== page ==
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Preston Greene

sources of value? Several philosophers have raised concerns about lives that are very long, and some have concluded that living for a very long time would be bad, and that this is so simply due to the nature of very long life. We can distinguish between two types of concerns about very long lives. On the

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Lorraine Besser-Jones

preparing the way for a still more adequate and hence more revealing engagement in it (p. 37). Brewer’s favored examples of dialectical activities are philosophy, friendship, and living the good life. While we might think that these sorts of activities are relatively rare, serving as the highlights

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Matthew D. Adler

characterized in terms of well-being, 5 but Crisp places this cut-off well above the dividing line between impoverished and minimally adequate lives (at “eighty years of high-quality life on this planet” 6 ). tbm proposes a basic minimum defined in terms of “valued projects.” This proposal is motivated by

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Helena de Bres

no way dependent on any agent’s (actual or hypothetical) attitudes. If a life features lasting successes deriving from challenging efforts, that life is meaningful whether or not the agent living it deems (or would deem) it unfulfilling or futile. 12 Second, although Kauppinen’s proposal is

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Martin Shuster

introduction). In this way, Adorno is wed to the “No Right Living Thesis” (p. 52ff), which suggests that (1) we do not “really and actively shape our lives” and that (2) we do not live “a morally acceptable life” (p. 52). Both are justified through an analysis of Adorno’s estimation of the modern world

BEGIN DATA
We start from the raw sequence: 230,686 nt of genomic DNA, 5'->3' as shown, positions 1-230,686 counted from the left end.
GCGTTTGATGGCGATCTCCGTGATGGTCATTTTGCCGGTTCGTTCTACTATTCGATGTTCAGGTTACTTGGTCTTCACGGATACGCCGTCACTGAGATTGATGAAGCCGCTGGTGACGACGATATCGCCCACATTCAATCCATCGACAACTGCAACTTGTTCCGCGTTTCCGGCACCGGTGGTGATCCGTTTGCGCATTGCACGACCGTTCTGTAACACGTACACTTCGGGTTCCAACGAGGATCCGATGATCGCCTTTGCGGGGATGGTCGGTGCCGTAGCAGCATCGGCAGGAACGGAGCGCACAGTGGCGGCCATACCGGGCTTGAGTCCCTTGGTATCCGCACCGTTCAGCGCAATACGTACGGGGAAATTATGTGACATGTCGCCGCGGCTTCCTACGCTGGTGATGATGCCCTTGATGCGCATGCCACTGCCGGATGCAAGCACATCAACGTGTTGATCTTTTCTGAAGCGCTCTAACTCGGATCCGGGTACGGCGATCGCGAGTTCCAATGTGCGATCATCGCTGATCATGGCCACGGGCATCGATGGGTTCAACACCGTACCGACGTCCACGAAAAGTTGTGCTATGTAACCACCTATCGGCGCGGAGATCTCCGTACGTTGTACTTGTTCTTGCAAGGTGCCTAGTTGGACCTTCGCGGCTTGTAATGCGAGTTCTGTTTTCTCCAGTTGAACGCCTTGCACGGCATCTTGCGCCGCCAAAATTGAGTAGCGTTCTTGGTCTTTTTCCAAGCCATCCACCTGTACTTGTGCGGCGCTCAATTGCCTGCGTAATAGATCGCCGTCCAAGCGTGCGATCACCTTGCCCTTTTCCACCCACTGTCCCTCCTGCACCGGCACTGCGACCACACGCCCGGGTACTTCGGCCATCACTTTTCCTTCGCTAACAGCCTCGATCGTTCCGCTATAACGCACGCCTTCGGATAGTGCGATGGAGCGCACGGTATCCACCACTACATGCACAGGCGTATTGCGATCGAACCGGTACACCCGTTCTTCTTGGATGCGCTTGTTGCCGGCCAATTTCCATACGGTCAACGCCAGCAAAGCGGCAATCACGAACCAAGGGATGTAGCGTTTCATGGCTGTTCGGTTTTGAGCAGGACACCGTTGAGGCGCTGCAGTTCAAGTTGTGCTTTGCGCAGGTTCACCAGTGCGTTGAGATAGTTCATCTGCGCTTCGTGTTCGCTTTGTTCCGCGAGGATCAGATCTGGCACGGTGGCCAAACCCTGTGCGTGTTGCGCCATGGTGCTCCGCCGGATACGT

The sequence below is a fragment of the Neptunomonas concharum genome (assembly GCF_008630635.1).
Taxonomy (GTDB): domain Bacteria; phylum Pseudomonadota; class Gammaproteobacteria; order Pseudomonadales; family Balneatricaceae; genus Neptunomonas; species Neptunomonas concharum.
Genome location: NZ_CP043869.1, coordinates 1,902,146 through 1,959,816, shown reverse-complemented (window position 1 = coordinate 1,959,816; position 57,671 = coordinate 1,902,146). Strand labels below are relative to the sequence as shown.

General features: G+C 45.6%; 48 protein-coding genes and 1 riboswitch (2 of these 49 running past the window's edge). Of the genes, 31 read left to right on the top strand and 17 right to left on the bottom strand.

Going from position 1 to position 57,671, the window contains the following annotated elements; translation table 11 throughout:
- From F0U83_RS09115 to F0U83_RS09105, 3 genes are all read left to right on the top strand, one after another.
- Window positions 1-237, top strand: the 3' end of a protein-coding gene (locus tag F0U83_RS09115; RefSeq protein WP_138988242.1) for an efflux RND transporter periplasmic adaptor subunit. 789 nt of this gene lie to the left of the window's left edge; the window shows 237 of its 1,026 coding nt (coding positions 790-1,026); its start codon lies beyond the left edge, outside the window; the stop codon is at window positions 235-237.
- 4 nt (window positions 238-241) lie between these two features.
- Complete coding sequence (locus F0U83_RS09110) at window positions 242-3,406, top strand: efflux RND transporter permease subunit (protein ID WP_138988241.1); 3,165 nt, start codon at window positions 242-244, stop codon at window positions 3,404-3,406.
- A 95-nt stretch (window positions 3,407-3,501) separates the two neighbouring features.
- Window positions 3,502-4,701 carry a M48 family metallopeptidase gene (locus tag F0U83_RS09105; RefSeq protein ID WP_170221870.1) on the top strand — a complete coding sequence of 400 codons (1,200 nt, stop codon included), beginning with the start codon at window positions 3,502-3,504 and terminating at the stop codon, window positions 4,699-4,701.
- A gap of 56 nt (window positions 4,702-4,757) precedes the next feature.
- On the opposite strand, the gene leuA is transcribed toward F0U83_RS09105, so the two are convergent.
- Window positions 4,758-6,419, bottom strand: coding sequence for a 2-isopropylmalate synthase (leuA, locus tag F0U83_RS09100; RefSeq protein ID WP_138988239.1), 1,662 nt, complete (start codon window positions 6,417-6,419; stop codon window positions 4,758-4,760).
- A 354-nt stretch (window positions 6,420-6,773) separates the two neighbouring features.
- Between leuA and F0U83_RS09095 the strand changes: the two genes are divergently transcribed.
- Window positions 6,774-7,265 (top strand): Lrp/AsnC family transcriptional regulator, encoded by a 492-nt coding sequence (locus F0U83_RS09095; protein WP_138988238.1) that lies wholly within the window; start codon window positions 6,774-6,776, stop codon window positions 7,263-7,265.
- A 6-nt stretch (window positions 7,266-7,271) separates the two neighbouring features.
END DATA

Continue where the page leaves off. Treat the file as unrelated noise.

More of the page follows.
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Teach the Children Well

On Virtue and its Benefits

Michelle Mason

Introduction What connection – if any – is there between living well, in the sense of living a life of ethical virtue, and faring well, in the sense of living a life that benefits the individual whose life it is? The philosophical motivations for taking up the question already are evident, of

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Kyle Swan

This is a collection of essays selected from J.B. Schneewind’s 60 years of published work in philosophy. The volume closes with an afterward, a compelling intellectual autobiography, ‘Sixty Years of Philosophy in a Life’, which he originally gave as the Dewey Lecture at the 2008 APA Eastern

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Taylor Carman

, and assessed? And how does it function as a living ethical ideal in contemporary social life? In this stimulating little book, Somogy Varga proposes interesting and plausible answers to these questions, but he also has a more ambitious agenda, namely, to offer a conception of authenticity that will

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Gillian Brock

some are significantly disadvantaged in life because of morally arbitrary features, so it is unfair if some have much worse prospects in life than others because of their race, ethnicity, class and so on. While the negative intuition motivating the ideal is a strong one, a problem occurs when we try to

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Stephen Brown

that we evaluate living things relative to their form of life. The parts, characteristics and operations of any such being have (biologi- cal) functions that ideally enable their possessor to realize the form of life of its species. We can justifiably call a living thing a good specimen of its kind if